But for now I am reading the Assassin’s Cloak, edited by Irene and Alan Taylor.  It is a collection of journal entries by well-known diarists.  Confusing? Indeed, it is difficult or perhaps impossible to define the differences between a diary, a journal, a log, or a blog. Like de Assis’s, I found the book through Webb’s journal, which I have been reading from the beginning (it started sometime back in 2006).  At some point, I remembered several citations I enjoyed from a certain “Assassin’s Cloak.”  I assumed it was a website of sorts but when I finally googled, found the book and bought it.  The title of the book comes from William Soutar, the Scottish poet and diarist.  He wrote that a diary not only can persuade us to betray the self, but “tempts us to betray our fellows also, becoming thereby an alter ego sharing with us the denigrations which we would be ashamed of voicing aloud; a diary is an assassin’s cloak which we wear when we stab a comrade in the back with a pen.” I have a more constructive view of my journal but was pleased to learn that one doesn’t have to write entries every day to have a diary; some diarists do, many don’t.  Some, like me, feel guilty about not writing more often but we shouldn’t. You write when you want and can.   

The consequence of spending most of the time reading non-work-related publications is that I haven’t done as much work as I wanted to, which means that next week I will have to work more than I would like to. Contrary to wage employees, if I don’t work and produce, I don’t get paid.  

After the BM and lunch of shrimp ceviche I took a nap and then went for a run with Marina.  Back to the house I showered and resumed writing, this time with a G&T. Will have to stop for the night as we are going out for dinner to a restaurant owned by one of Natalia’s friends. She is Russian but the restaurant serves Ecuadorian food, probably a mistake. She is going through very difficult times after losing her eleven year old son and separating from her husband. The other night she came home to chat with Natalia and invited to the restaurant which she now manages alone. I would rather stay home.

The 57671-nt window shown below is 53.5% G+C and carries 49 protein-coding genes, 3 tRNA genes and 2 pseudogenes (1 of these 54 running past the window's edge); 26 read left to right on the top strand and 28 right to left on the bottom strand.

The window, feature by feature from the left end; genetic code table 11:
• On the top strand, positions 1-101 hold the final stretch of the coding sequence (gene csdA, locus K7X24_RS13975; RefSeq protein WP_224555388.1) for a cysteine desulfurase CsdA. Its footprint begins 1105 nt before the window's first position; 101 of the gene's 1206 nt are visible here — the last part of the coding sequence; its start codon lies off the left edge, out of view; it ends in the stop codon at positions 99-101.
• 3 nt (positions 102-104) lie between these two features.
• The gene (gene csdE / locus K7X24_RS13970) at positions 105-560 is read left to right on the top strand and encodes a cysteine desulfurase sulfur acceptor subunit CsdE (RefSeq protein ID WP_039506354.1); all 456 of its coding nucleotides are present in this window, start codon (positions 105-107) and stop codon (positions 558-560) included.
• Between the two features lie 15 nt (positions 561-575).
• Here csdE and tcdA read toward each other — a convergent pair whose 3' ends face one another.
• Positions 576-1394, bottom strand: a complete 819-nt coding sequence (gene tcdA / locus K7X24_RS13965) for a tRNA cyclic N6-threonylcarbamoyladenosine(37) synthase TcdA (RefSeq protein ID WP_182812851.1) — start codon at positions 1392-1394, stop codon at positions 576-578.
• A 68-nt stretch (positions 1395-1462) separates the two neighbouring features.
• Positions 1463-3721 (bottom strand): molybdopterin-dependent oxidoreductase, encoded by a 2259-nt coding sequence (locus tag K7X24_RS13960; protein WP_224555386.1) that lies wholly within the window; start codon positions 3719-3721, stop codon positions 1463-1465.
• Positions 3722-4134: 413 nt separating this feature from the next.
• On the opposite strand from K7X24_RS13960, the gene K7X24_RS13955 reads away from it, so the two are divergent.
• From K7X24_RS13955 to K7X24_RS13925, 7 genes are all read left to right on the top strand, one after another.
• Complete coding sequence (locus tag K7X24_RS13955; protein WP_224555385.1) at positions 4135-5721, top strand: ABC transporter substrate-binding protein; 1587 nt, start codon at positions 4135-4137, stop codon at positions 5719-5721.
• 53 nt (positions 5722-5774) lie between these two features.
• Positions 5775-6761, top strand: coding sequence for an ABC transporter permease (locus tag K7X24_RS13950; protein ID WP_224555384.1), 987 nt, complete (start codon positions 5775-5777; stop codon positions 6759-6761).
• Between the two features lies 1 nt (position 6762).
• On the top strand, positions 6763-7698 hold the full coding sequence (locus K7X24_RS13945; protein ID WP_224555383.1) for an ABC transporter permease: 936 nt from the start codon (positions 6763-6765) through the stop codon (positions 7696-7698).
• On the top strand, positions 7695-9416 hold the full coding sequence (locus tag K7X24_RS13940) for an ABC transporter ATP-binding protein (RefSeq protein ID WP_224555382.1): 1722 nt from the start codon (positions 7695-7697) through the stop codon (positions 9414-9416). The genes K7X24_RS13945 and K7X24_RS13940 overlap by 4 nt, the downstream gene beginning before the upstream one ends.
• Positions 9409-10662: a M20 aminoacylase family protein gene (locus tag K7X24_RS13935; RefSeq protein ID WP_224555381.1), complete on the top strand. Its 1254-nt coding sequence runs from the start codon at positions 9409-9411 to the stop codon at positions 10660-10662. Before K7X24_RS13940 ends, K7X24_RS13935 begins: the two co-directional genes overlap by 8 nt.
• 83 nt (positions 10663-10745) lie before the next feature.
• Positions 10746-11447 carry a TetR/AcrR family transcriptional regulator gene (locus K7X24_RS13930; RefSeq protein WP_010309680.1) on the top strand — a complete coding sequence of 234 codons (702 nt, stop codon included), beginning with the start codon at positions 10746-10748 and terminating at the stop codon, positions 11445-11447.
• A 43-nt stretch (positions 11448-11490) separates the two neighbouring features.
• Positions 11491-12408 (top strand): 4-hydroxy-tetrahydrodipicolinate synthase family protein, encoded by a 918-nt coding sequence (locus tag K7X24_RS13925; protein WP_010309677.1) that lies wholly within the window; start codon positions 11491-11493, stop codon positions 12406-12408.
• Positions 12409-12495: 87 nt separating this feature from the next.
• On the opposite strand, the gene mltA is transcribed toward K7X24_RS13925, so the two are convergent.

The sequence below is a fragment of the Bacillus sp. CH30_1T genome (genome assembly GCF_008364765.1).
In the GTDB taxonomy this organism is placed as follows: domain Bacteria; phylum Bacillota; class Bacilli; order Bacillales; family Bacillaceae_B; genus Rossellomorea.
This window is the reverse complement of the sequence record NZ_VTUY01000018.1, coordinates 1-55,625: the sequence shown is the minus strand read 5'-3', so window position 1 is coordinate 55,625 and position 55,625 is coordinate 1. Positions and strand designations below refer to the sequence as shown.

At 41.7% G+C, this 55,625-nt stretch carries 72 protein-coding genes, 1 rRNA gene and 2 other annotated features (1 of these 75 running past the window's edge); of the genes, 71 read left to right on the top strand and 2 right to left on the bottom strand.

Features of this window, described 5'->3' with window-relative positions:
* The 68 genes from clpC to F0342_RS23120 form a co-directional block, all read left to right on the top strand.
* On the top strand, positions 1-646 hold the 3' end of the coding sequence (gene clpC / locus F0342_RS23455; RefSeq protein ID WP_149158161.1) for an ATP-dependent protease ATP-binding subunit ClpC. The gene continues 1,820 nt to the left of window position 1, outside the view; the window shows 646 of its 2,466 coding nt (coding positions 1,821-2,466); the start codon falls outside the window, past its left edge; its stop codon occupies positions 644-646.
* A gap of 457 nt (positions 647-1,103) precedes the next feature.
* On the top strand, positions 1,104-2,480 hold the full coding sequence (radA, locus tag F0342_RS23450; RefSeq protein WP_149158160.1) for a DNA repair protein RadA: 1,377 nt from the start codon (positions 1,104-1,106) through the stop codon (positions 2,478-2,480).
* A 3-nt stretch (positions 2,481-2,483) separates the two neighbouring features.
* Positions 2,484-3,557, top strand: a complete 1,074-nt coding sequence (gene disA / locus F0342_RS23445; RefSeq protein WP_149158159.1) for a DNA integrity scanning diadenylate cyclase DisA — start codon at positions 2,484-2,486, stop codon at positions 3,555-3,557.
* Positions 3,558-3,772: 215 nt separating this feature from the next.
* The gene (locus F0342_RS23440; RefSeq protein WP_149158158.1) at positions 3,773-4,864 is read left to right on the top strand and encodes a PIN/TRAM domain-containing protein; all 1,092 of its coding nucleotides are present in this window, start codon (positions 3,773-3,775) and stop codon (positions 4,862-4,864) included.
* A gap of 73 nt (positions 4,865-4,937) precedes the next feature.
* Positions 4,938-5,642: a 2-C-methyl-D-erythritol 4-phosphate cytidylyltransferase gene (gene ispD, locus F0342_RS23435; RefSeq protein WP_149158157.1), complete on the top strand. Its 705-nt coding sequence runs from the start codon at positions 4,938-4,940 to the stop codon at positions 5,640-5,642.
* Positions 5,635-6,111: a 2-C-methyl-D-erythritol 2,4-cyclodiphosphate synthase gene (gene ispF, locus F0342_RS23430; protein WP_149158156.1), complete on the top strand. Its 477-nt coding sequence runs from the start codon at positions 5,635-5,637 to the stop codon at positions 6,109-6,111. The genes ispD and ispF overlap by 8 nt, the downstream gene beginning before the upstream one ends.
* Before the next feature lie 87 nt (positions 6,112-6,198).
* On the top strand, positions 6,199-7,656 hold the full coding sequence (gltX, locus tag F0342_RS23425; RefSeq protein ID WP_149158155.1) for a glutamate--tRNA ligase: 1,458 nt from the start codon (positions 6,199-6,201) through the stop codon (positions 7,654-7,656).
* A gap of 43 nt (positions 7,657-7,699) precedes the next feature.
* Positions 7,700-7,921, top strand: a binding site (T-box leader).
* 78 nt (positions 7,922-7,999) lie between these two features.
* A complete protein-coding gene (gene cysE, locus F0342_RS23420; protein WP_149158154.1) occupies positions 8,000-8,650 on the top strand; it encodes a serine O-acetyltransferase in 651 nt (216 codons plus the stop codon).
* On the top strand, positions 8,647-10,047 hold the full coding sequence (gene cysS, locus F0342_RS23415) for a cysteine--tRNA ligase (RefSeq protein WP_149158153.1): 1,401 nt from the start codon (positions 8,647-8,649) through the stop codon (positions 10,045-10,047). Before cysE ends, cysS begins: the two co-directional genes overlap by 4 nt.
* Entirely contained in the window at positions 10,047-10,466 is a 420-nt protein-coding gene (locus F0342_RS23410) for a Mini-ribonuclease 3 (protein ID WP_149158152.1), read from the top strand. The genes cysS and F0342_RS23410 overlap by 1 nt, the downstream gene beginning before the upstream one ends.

December 31st, 2022

Up at 8am this morning; quite late for me. I prepared coffee and have been reading newspapers and magazines on my Ipad since. Most of the conversation yesterday was in Russian but I didn’t mind. I was drinking wine and from time to time checking on a game of chess being played at a nearby table. The food was mediocre. Tonight they have reservations for 50 people and they are serving two fix menus. Lidia, our housekeeper, kindly agreed to help them prepare and organize the dinner. Will pay her a bonus.

Before posting this rather long entry I wanted to give an update about BEHEMOTH and my forthcoming trip to Cartagena. 

Yesterday I got a message from Stephany, the project manager at the boat yard, Ferroalquimar, where BEHEMOTH resides.  They have finished all jobs I had requested, including antifouling the bottom.  One coat is missing that they will add the day before the boat goes on the water.  

Will drive back to Quito, directly to the international airport, on January 5th.  That afternoon Marina flies back to DC via Panamá and Natalia and Eda back to Bangkok via Amsterdam.  I will stay behind and fly to Cartagena on the 7th, probably with Juan David.  I have reserved a hotel for the first couple of nights.  Monday 9th is an official holiday in Colombia and staff at the boat yard won’t be working. They will launch BEHEMOTH on the 10th and I, or Juan David and I, will move aboard. 

I will be able to connect to shore power (220V) and run/test all the systems, including the engine and generator. I plan to take a couple of days to hank sails, run sheets, install the dodger and cockpit enclosure, and do an inventory of the tools and parts that Vincent, the previous owner, left behind. Hopefully by the 12th I can go for a sea trial and then sail BEHEMOTH to her new residency in Marina Club de Pesca.    

It will be a short, first date, with BEHEMOTH.  On the 15th I have to fly back to Washington DC to pick up Woland and bring him to Bangkok. Poor animal, I never intended to subject him to a 27 hours trip to spend Christmas with a psychopath and New Years Eve in a kennel.  

At some point during the first half of 2023, I will return to Cartagena to sail BEHEMOTH to Panama, cross the channel, and leave her in a marina on the Pacific side.  

I hope the new year will bring health, new discoveries, and joy to all ….